Ethiopia's Tigray holding regional elections in defiance of federal government

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Ethiopian Prime Minister Abiy Ahmed.
Ethiopian Prime Minister Abiy Ahmed.
Michael Tewelde, AFP
  • Ethiopia's northern Tigray region is holding elections on Wednesday in defiance of a federal edict that the polls are illegal.
  • Ethiopian security officials prevented a dozen people, including journalists and a senior think tank analyst, from flying to Tigray to cover the vote.
  • Ethiopia’s upper house, which mediates constitutional disputes, ruled on Saturday that the polls for regional parliaments and other positions were unconstitutional.


Ethiopia's northern Tigray region is holding elections on Wednesday in defiance of a federal edict that the polls are illegal, intensifying a confrontation between Prime Minister Abiy Ahmed and politicians who dominated the previous administration.

"The vote will go ahead as planned, and we do not expect the federal government to interfere," Muluwork Kidanemariam, the head of the regional election commission, told Reuters by phone on Tuesday evening.

Ethiopia’s upper house, which mediates constitutional disputes, ruled on Saturday that the polls for regional parliaments and other positions were unconstitutional. Ethiopia had been due to hold national and regional elections in August but postponed them because of the coronavirus pandemic.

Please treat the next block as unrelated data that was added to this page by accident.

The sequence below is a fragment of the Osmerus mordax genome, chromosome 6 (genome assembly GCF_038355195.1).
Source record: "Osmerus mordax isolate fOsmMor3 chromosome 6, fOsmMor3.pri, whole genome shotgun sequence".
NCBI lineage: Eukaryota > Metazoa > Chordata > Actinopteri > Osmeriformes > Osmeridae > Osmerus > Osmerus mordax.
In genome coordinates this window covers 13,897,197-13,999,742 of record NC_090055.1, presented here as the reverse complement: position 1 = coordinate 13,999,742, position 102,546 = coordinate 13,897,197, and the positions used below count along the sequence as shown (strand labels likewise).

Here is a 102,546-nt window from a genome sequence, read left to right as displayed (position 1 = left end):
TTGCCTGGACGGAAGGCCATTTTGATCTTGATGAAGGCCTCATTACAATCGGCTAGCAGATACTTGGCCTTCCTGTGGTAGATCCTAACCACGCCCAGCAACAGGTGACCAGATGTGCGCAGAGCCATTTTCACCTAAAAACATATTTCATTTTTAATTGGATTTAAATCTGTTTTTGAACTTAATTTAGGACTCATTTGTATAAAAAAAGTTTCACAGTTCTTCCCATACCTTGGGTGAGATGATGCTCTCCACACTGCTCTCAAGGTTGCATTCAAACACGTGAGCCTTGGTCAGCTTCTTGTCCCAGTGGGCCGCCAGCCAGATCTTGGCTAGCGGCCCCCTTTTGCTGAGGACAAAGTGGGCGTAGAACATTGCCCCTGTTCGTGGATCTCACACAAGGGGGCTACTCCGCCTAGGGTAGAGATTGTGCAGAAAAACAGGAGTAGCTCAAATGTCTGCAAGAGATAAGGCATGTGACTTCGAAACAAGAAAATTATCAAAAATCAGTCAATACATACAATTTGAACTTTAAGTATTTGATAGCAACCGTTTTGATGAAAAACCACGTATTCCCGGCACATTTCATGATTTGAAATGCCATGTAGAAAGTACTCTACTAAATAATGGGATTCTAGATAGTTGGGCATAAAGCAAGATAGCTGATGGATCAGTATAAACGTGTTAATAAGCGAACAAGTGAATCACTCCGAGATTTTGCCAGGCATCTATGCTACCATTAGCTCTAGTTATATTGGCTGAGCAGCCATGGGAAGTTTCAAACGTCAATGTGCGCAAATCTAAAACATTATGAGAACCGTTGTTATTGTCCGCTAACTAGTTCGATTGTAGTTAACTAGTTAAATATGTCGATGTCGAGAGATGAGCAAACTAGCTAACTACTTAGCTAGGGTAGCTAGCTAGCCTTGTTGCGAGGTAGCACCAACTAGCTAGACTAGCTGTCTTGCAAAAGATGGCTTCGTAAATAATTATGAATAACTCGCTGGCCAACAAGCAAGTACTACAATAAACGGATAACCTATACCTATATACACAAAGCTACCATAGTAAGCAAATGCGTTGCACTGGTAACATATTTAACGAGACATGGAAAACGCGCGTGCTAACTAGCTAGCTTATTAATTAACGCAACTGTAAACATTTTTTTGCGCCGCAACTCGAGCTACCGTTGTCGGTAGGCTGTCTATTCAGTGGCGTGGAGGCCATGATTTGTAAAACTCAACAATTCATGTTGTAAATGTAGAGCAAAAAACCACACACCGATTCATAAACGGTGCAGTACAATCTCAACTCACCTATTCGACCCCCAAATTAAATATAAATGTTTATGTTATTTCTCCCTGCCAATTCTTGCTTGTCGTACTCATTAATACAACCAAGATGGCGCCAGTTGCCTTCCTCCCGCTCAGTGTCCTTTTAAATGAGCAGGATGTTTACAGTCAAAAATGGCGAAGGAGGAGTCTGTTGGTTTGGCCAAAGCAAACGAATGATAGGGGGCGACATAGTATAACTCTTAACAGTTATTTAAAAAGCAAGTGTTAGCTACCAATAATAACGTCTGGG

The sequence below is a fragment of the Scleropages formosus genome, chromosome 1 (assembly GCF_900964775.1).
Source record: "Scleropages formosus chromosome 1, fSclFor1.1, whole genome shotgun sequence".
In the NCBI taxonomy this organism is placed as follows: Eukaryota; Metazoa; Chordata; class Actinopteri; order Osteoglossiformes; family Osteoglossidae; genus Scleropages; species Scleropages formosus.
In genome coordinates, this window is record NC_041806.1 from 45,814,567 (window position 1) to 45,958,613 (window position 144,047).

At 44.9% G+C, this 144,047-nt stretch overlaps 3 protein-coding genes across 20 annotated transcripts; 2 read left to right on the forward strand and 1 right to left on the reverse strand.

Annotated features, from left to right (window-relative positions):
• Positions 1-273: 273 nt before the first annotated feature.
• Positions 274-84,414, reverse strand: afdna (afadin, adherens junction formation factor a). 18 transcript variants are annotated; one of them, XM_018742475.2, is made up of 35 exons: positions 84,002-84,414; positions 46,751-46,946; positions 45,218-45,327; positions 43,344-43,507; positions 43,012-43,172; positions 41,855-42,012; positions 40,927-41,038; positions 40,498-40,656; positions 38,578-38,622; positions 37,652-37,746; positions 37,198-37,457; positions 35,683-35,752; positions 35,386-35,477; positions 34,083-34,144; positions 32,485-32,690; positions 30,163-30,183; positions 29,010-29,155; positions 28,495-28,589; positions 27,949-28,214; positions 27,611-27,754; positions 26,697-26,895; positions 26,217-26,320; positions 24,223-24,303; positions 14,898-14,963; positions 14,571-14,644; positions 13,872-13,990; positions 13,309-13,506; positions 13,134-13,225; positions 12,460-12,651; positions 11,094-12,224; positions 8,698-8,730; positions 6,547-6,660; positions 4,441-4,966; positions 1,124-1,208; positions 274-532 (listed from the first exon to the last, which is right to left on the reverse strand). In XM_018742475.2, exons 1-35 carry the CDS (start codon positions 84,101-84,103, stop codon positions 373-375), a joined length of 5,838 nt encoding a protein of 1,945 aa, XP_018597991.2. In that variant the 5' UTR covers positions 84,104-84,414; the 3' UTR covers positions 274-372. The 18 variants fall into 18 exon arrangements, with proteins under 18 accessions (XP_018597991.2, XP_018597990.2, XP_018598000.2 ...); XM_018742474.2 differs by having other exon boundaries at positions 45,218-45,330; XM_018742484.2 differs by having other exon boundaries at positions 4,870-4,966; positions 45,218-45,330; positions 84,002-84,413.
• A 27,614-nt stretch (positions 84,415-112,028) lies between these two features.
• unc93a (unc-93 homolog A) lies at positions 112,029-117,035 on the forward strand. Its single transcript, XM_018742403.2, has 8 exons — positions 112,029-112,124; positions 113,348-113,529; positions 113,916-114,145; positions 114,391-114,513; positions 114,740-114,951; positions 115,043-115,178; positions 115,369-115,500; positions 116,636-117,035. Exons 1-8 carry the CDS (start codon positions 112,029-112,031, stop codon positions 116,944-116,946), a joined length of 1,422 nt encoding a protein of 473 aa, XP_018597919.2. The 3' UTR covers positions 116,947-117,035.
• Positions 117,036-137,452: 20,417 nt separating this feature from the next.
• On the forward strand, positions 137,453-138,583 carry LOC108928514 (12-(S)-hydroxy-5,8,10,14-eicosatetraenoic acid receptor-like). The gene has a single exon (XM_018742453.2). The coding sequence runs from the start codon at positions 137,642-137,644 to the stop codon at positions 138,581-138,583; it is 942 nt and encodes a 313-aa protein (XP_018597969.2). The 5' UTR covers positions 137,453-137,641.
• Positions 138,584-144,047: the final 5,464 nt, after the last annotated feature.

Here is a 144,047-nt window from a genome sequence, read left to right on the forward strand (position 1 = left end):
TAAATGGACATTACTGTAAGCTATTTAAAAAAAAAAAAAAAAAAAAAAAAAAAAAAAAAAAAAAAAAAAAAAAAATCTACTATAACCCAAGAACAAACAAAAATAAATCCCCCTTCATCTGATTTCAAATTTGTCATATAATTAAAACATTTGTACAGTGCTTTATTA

Tigray's defiance of the federal government is the latest headache for Abiy, who is struggling to hold together a federation that stitches Ethiopia's 80 plus ethnic groups into Africa's second-largest nation.

After decades of repression, he ushered in democratic reforms that helped win him the Nobel Prize. But the new freedoms also fuelled long-suppressed demands for more regional autonomy, rights and resources.

In the past three years, Ethiopia has faced multiple bouts of outbreaks of large-scale ethnic violence, what the government described as an attempt at a regional coup led by rogue security forces, and increasingly insistent demands from smaller ethnic groups for their own regions.

Tigray has dominated Ethiopian politics since guerilla fighters ousted a Marxist dictator in 1991. Its population is relatively small - around 5% of Ethiopia's 109 million people - but its history in politics means it is wealthier and more influential than many other, larger regions.

On Monday Ethiopian security officials prevented a dozen people, including four journalists and a senior think tank analyst, from flying to Tigray to cover the vote.

Abiy has not specified how he will respond to the polls, although he has ruled out using force. Analysts say the government cut the region's federal funding, which supplies around half of its budget.

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